Organizing and planning practice is more than just doing the right drills. I try and focus on the flow of practice as much as I focus on what we are working on.
It’s not as simple as just putting the right drills together. It’s making the drills fit with what you are trying to accomplish in practice and the personnel you need for each segment. Over time, you start to realize which drills flow into each other better.
I always want my practices to be efficient and intense. Every second your guys are standing around waiting for you to tell them what is next, you are losing both efficiency and intensity. If you want them to be locked in for the entire practice, makes sure you don’t give them a reason to lose focus.
I try to break practice into 4 or 5 different segments that I call big buckets. Usually they are the major basketball points of emphasis I want that team focused on – team defense, transition offense/execution, rebounding/toughness, and time & score are usually the mainstays. If you throw in some type of warm-up and shooting drills, that pretty much is going to fill out your entire practice.
Generally our flow went warm-up, defense/rebounding drills, and team defense first. I liked to emphasize the defense so we usually did that before anything else. After that, we’d take a break to shoot – some offensive shooting drills and some free throws, where guys can get a drink and catch their breath a bit. After shooting, we would generally work on our offense and play live, and we would finish practice with time & score.
I like to use that flow because it works with what I want to emphasize, but it also helped build the intensity of practice the way I wanted to. It’s also important to figure out how many teams/players you need for each drill and try not to switch back and forth. If you go from 3 teams to 2 teams and you are constantly trading players, most of your team is standing around and you are losing them. Have the teams figured out for each drill before practice, and keep the switching back and forth to a minimum. I just don’t want my kids standing around.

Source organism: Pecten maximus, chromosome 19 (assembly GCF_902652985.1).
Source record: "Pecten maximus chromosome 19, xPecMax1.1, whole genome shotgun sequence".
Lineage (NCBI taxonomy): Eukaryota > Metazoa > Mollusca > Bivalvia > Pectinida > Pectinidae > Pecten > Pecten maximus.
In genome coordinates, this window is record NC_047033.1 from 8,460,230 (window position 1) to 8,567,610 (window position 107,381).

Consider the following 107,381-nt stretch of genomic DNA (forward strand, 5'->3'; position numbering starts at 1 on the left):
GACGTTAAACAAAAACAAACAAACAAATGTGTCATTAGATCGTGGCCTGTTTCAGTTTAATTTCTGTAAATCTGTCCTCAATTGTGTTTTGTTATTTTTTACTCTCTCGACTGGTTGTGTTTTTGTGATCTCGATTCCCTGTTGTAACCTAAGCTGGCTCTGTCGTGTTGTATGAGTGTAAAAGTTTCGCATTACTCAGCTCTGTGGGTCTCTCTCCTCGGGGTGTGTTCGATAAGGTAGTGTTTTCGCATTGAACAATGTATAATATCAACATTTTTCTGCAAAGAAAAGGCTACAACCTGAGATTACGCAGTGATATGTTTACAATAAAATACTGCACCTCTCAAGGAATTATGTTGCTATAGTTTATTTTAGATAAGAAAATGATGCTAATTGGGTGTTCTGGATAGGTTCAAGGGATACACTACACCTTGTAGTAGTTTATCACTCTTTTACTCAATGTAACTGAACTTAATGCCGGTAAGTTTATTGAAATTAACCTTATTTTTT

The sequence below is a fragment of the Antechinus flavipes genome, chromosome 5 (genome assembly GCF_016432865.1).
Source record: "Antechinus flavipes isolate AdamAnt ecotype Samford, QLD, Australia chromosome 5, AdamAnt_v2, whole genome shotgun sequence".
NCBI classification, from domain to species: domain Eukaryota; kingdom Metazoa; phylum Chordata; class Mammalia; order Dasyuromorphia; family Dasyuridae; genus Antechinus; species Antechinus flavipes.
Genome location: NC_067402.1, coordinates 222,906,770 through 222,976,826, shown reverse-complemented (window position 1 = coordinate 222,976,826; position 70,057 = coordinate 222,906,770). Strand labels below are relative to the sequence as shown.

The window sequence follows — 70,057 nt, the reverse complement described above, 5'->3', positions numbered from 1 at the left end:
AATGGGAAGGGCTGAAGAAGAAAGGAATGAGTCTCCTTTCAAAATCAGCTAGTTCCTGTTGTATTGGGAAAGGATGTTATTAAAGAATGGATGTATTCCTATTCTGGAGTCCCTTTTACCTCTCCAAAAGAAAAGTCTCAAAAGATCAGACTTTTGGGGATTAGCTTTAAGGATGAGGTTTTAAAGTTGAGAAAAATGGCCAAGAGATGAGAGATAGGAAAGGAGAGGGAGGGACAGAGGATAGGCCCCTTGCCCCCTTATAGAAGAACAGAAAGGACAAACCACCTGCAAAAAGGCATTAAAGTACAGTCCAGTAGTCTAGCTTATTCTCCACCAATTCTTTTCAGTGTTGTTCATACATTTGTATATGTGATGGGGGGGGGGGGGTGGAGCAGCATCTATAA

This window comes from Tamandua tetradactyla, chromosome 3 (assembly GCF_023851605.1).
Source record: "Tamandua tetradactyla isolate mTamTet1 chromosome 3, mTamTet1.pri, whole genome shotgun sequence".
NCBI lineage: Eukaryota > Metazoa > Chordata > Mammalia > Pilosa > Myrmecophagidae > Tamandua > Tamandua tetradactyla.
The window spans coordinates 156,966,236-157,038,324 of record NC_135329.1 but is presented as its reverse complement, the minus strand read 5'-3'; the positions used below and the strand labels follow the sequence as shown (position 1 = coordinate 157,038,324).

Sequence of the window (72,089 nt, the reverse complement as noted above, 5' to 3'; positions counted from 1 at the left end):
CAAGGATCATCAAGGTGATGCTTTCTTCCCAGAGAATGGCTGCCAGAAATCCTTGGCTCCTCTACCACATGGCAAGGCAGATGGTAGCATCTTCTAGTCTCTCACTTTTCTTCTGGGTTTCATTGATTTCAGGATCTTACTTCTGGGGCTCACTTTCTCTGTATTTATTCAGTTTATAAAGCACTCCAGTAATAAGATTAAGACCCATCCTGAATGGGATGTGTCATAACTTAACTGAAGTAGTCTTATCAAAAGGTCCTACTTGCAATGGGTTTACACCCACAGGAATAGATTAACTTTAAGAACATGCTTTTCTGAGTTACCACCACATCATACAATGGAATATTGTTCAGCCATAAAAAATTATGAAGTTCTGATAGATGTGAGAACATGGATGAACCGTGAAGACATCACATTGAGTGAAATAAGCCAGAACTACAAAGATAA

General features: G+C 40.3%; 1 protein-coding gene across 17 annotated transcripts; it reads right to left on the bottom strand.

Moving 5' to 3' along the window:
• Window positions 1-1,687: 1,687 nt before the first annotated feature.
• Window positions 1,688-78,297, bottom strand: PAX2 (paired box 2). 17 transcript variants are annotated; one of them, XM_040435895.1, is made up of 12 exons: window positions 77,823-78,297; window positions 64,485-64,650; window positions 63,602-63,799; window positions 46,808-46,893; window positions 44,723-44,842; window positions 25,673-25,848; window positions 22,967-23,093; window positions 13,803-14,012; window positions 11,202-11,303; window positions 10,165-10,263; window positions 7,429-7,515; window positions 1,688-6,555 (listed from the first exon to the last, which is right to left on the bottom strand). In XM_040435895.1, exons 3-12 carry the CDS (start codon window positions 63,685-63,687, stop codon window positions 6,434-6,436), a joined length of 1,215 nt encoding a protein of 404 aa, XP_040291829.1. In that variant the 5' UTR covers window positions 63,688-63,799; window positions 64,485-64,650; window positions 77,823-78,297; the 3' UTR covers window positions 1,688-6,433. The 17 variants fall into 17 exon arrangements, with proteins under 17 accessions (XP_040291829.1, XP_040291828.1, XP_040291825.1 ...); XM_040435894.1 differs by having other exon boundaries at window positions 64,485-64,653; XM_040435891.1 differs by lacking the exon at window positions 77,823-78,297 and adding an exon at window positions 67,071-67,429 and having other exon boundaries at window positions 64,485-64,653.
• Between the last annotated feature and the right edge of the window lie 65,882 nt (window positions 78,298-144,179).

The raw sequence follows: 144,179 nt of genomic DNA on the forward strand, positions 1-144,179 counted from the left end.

It’s not that we don’t take breaks or let the kids breathe. That’s important to do. But all of that is worked into the practice plan. We try and give them a break in the middle of practice (free throws, shooting, individuals) where we aren’t competing, but once we get them going at a high level of intensity we want to keep it there. We don’t want to go from a live competitive drill to shooting, and then ask them to come back and go live again. This is all really important to think about when putting together the flow of your practice.
You always have to be ready to adjust as well. Your plan may be laid out perfectly, but if your guys are really struggling with the defensive stuff and you need to stay on it longer, you’ve got to cut something else out. There are plenty of times where I love the competitive edge we have going early in practice and I don’t want to lose it, so we’ll go to live stuff quickly and eliminate some drills.
You have to be ready to be flexible, and have a couple of go-to drills to reset yourself. Put them on the free throw line, or have one of your players shoot a pressure 1&1 for a sprint. Just the 15 seconds it takes will give you a chance to regroup and get the flow of your practice going again. You just want to avoid as much as possible them standing around looking at you, waiting for instruction.
Planning practice takes a lot of time and feel. You have to know your team, and you have to find a format that allows you to emphasize what is important to you. But it’s more than just thinking about what you want to work on that day. Fitting the drills together and creating a flow is really important to your ability to have a good practice.